IN NOVEMBER, the American people put the Democrats back in charge of Congress. Although some of my fellow Republicans are unhappy with that vote, the political arrangement makes it crucial for President Bush and the Democratic Congress to find common ground. If the president is looking for a place to start, he should go back to an idea he proposed a few years ago -- one that has important implications for our national security and our sense of pride in our nation.
On Jan. 14, 2004, Bush announced a "Vision for Space," a dramatic, news-making concept that would take us back to the moon and, eventually, beyond. The initiative would keep the United States preeminent in the arena of human spaceflight.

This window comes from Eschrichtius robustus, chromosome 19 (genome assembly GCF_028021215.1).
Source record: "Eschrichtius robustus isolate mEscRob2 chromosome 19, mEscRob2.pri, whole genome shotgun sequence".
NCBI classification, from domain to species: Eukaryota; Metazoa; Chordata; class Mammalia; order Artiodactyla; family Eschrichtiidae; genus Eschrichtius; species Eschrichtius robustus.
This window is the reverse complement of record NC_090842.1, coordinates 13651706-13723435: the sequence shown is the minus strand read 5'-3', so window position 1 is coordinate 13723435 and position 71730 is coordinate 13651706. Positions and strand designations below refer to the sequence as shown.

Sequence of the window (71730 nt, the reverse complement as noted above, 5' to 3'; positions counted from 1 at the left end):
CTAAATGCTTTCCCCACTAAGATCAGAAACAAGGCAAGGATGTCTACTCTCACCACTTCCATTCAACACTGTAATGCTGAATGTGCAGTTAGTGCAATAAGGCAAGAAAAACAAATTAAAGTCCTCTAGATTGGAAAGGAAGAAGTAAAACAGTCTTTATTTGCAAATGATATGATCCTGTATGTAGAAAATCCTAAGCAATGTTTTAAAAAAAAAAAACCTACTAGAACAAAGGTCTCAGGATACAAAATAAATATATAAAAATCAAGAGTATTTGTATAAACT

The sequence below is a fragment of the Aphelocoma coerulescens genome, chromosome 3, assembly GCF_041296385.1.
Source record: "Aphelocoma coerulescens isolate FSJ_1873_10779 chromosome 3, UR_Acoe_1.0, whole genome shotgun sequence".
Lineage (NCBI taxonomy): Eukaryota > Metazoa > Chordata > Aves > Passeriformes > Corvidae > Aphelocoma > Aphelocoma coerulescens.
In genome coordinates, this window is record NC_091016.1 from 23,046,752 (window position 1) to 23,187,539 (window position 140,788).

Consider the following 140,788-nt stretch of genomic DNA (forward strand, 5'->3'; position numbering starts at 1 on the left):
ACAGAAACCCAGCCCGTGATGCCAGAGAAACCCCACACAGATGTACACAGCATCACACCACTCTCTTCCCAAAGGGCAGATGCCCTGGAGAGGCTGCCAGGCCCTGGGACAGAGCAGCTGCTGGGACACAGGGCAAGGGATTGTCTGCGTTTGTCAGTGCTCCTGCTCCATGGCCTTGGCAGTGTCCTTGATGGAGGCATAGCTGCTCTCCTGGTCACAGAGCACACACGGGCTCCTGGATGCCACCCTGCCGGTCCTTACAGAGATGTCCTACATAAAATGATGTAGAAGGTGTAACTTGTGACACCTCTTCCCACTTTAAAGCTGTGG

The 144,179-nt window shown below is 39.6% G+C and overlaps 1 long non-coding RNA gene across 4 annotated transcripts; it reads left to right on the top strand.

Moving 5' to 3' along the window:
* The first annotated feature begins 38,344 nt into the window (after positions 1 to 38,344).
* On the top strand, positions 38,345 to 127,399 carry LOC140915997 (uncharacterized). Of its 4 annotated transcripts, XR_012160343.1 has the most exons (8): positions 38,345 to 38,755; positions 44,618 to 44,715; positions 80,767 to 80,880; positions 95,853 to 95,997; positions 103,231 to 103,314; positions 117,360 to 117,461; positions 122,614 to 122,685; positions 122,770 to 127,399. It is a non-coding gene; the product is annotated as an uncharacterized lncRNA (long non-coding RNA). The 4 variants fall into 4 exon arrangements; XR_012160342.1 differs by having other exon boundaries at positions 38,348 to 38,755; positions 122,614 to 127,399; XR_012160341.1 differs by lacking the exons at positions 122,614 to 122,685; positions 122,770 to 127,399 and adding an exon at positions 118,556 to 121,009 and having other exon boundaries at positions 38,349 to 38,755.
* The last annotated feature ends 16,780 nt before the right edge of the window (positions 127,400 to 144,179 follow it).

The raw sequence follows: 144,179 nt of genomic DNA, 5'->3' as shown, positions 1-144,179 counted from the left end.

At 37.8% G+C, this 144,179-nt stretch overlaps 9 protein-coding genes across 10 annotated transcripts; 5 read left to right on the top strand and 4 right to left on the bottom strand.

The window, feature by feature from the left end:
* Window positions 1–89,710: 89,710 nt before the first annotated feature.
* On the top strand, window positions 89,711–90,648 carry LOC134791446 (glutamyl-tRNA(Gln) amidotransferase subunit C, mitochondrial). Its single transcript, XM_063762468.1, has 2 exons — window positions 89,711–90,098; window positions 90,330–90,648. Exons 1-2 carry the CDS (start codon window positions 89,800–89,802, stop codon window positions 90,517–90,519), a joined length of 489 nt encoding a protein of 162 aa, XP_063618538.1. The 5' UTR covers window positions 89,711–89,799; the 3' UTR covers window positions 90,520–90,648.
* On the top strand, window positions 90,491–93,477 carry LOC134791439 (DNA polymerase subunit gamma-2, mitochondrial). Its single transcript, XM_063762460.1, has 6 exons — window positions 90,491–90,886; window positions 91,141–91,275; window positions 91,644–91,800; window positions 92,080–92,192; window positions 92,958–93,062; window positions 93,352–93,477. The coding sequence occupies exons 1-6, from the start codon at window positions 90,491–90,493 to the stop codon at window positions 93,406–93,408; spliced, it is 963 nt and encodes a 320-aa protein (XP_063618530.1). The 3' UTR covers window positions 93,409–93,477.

Of course, that "vision" was announced when the Republicans wielded much more power than they do today. Politics aside, many in and out of the space business strongly believe that going beyond the moon is exactly the right track for our nation -- especially considering China's publicly stated goal of starting to colonize the moon within the next few decades.
It must not be forgotten that China's military runs that country's space program, something we were dramatically reminded of just three months ago when the Chinese space agency blasted a target satellite out of orbit with a missile. Although the message may have been lost on some, it was not lost on the White House and the Pentagon. China has made it abundantly clear that it has no intention of ceding the ultimate high ground, nor its unimagined promise, to a confused and distracted United States. The same can be said for Russia, Europe, India and a growing list of nations that see a future in the high frontier.